Fewer jobs in construction and the mortgage industry contributed to lower job growth in Utah last month, as the number of new positions increased an estimated 1.4 percent in May, compared with a year earlier.
About 17,900 new nonfarm jobs were created in the state's economy over the past year, according to figures released Tuesday by the Utah Department of Workforce Services.
The number is lower than last month's, indicating the economy continues to cool. Job growth from April 2007 to April 2008 was 1.9 percent.
The state's unemployment rate was 3.2 percent in May, up one-tenth from April's 3.1 percent. About 44,200 Utahns were looking for work in May, compared to 35,000 in May 2007.
The U.S. unemployment rate increased by a half percentage point to 5.5 percent in May.
Construction jobs typically make up about 6 percent of the state's employment, said Mark Knold, chief economist at the Department of Workforce Services. In recent years when the state experienced a construction boom, construction's share of state employment had climbed to 9 percent. The number of construction jobs now is 7.7 percent — "and falling," Knold said.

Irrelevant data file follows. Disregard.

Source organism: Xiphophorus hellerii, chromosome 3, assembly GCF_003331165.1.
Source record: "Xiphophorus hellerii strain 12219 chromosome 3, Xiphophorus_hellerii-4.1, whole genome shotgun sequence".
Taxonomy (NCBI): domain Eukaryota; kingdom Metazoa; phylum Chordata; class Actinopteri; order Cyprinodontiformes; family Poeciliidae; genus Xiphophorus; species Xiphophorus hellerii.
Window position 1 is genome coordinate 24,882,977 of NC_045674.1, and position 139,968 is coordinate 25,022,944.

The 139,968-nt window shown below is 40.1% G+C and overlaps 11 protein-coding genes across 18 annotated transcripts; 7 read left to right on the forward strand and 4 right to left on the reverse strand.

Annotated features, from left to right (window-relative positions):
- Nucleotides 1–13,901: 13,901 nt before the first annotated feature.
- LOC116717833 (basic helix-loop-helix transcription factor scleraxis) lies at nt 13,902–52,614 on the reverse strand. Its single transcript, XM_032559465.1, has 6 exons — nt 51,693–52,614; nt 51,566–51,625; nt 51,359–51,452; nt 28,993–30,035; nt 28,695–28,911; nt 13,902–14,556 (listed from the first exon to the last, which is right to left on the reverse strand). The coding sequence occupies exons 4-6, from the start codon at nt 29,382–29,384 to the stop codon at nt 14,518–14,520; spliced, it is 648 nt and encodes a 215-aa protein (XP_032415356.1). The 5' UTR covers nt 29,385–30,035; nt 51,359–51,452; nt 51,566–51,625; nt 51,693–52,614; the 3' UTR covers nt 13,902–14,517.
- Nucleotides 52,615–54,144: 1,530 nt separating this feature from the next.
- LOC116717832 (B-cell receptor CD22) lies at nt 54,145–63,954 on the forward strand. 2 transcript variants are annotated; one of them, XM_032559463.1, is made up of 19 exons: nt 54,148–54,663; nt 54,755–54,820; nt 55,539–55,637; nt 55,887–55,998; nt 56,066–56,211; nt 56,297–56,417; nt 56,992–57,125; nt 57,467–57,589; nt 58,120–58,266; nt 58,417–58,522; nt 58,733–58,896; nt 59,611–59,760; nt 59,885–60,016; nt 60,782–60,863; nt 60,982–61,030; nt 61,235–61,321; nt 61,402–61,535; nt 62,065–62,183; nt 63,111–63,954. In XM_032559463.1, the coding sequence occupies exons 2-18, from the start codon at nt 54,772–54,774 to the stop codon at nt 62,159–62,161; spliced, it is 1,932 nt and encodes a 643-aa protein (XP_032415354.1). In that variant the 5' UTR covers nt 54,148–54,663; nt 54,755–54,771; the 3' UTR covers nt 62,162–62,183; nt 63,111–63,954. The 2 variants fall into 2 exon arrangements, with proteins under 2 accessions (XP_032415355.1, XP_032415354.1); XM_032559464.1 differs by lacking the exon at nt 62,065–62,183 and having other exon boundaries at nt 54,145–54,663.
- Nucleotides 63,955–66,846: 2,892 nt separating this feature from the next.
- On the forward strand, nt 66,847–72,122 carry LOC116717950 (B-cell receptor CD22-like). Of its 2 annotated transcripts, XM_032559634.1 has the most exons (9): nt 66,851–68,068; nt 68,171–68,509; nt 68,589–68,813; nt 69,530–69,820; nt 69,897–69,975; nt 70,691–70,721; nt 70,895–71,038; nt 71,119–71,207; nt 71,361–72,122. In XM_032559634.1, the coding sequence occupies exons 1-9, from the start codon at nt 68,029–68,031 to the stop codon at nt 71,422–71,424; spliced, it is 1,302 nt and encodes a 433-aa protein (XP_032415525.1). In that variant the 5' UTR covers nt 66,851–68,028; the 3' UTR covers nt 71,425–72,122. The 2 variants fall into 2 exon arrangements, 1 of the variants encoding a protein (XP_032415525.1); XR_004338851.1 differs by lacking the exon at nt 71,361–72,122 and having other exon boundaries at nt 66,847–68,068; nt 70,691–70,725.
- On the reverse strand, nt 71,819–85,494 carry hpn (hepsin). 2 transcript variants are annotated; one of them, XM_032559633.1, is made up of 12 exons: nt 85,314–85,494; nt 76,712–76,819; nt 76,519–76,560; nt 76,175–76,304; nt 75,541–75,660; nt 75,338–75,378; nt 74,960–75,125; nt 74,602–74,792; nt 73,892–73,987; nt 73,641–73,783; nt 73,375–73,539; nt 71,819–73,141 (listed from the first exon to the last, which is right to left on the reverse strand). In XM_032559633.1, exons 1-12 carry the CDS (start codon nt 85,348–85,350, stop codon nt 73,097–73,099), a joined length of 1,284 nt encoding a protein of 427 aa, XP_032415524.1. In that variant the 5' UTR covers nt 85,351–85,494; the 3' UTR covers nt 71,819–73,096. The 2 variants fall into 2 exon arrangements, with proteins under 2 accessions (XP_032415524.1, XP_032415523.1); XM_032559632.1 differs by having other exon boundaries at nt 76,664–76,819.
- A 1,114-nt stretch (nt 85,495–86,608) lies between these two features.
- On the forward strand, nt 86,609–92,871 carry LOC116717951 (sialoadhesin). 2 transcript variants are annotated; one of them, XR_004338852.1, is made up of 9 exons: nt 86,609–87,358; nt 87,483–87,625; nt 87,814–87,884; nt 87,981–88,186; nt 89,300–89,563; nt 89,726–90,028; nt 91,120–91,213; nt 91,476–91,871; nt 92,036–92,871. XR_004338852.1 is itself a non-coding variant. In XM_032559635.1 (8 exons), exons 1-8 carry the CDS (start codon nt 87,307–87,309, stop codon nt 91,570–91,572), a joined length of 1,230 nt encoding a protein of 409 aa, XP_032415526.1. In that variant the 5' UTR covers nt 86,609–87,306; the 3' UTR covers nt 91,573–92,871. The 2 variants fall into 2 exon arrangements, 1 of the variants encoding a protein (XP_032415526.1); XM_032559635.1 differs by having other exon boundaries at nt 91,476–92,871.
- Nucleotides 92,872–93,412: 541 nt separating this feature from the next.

The foreclosure and housing crisis, and related tightening of available credit, began last summer, and by the fall, construction jobs in Utah began to decrease.
"But it wasn't quite as noticeable because in the late fall and winter is when they let a lot of workers go. It's very (seasonal)," Knold said. "Why it's being so exposed now is because the spring rehiring surge isn't happening."
Title, real-estate and mortgage companies also have fewer positions this year.
The effect of housing on the overall economy has caused growth in manufacturing to slow, Knold said. He also expects numbers in the "trade sector," or retail, to also go down, "because trade growth usually follows housing growth," he said. "In addition, the high gas prices are putting a lot of pressures on the consumers to pull back on spending."
For people looking for a job, Knold said some industries are unscathed by the current economic problems.
"You still have some industries that are doing OK: health care, information technology, companies that you'd call life science — they're all looking for more workers."